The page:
Discussion of 'Self Actualization: What Does it Take to be Happy?'.

by Phil Beaumont
('What does it take to be happy?' article)

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Aug 25, 2017
Advaita Vedanta 101 NEW
by: Anonymous

Not saying you stole anything. But what you're espousing has been around for around 5,000 years.

Although, you are right when you say, that nearly nobody gets it.

Keep on keeping on. Be a finder, never a seeker.

Apr 30, 2012
Another reflection on happiness
by: living

Hey! Thanks for the response. I enjoyed reading what was shared.

The example I used: "noticing happiness and it began to dissipate" may have been more a story about time, and its misuse. Perhaps it wasn't a noticing at all. Noticing is just noticing- without interpretation. Maybe it was more like a thought, "I'm happy right now." Time is the movement of thought, and it became a time-bound experience when thought entered into it. Which, in turn, gave it a duration, which then began to dissipate.

The whole darn thing can be so subtle at times (no pun intended), and time always wants to stay on the move.

Good pointers about losing interest in happiness, and avoiding unhappiness. "Interest" and "avoidance" would both be movements of thought.

I wonder what the cultural input would be if I announced I'm going to become a 'thoughtless person?" :)

Kinda fun to 'think about.'

Have a good one!

Apr 29, 2012
Reflecting on happiness
by: Phil

It's been said that the best way to be unhappy is to ask yourself if you're happy. The reason is that your attention turns from the direct experience you are enjoying to the thoughts about the experience. Thinking is a process of constricted focus that compromises the natural openness of a happy experience. It's a bit like thinking about a meal instead of eating it.

I wouldn't say there's a culturally defined duration for happiness but there is a personally defined one. All feelings are movements and naturally come and go, and also the feeling is defined by it's opposite. You are happy because you know very well what it is to not be so unhappy, but the longer that state lasts, the more difficult it is to discern the contrast. Essentially, you begin to lose your reference point and normalize to the situation.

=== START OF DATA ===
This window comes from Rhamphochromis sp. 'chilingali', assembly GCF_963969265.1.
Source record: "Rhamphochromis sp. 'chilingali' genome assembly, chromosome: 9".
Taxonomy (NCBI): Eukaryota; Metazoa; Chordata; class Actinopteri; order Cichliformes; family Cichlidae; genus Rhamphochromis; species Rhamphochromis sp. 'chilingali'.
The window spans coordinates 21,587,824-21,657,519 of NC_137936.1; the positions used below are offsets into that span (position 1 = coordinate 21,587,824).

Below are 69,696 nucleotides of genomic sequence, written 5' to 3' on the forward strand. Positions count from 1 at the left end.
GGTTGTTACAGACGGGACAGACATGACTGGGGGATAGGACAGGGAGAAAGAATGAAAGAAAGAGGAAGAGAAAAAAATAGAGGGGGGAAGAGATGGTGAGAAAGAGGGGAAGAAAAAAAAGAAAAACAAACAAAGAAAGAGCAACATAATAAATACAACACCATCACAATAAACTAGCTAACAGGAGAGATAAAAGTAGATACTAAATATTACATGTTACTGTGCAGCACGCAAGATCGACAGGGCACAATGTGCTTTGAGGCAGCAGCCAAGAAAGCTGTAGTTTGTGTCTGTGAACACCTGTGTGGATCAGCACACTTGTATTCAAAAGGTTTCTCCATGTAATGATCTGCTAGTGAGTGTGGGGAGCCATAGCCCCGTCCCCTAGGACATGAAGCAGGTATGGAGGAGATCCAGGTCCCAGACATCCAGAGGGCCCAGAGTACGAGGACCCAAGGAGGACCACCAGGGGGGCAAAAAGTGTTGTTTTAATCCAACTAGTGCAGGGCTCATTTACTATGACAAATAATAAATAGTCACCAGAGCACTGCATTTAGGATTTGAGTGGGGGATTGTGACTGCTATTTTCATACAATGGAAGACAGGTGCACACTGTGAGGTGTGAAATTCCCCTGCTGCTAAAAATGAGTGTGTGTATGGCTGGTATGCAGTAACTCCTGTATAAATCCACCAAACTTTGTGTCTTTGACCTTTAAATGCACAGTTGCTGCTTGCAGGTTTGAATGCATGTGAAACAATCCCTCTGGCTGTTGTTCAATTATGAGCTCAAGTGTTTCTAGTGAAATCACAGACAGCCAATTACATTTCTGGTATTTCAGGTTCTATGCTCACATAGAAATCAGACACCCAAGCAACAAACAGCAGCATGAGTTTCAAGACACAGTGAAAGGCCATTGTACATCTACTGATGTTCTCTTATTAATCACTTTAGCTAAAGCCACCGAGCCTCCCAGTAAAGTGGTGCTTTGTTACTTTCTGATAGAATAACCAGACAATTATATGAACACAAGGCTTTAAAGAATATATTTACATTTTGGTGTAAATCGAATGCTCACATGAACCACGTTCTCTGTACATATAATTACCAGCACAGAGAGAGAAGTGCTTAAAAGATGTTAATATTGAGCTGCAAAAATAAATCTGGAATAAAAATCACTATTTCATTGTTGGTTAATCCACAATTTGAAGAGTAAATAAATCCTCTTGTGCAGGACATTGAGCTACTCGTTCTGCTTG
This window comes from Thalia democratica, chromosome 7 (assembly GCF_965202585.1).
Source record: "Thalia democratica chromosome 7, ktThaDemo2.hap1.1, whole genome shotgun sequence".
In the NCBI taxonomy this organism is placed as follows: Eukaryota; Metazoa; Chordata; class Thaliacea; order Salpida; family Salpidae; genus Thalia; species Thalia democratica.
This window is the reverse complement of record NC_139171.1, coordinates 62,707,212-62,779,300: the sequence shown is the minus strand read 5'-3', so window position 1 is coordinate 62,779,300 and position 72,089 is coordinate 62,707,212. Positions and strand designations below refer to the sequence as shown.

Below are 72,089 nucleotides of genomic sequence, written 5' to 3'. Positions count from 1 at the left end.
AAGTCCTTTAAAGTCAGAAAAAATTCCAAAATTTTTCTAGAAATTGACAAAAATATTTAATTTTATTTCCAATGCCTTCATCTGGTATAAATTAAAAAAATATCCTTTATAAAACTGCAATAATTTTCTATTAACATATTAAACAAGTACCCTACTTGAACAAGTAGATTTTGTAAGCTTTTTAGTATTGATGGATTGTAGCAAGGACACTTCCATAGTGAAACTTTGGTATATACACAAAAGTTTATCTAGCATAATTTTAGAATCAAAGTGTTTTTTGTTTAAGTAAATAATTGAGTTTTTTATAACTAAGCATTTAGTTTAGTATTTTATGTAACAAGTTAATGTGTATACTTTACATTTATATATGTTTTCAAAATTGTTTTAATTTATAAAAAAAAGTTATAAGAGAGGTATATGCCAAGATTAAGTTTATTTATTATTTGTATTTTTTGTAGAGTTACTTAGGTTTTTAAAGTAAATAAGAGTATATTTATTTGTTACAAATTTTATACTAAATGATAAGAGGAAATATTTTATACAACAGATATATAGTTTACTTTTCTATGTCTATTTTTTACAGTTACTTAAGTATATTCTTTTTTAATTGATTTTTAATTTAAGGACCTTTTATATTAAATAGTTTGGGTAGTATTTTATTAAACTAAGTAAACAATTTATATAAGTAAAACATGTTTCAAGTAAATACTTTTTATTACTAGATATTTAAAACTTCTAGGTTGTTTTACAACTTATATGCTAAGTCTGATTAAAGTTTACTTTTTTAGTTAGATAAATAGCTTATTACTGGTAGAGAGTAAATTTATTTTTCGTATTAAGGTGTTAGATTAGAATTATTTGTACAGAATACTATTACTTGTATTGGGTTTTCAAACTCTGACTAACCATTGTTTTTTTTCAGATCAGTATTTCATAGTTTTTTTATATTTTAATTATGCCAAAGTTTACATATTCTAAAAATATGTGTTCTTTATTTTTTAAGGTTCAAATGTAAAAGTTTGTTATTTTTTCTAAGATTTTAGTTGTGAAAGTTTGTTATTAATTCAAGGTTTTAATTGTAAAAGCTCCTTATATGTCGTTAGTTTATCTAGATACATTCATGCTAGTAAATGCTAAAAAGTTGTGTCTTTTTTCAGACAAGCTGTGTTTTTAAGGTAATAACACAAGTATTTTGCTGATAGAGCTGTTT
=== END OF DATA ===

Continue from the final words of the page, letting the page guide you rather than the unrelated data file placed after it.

Maybe we can see how this works more clearly in the scenario where you get something you wanted. You're happy and contented for a while, but the 'newness' fades rather quickly and you find yourself thinking about the next thing you want. Feelings come and go and the only way to sustain them is to keep triggering them with thoughts about how you just got what you wanted and how great it is.

I would say losing interest in being happy or avoiding unhappiness is one of the best ways to find peace, which you will not only find more satisfying than the happy/unhappy roller coaster, but you'll find that it does not come and go as happiness does, because it does not depend upon external circumstances.

Apr 27, 2012
Cultural input
by: Anonymous

There have been times when I've noticed I'm happy, and in that moment it begins to dissipate. Which gives me cause to suspect that perhaps happiness is a cultural input. It is possible the sensation -happiness- has a natural duration, and the moment thought separates itself from what is called the sensation of happiness, the demand to keep that sensation going longer than its natural duration also occurs with it.

Within the context of what you're presenting here, would it be true, for lack of a better word, to say not knowing what happiness is ensures we will never be unhappy?

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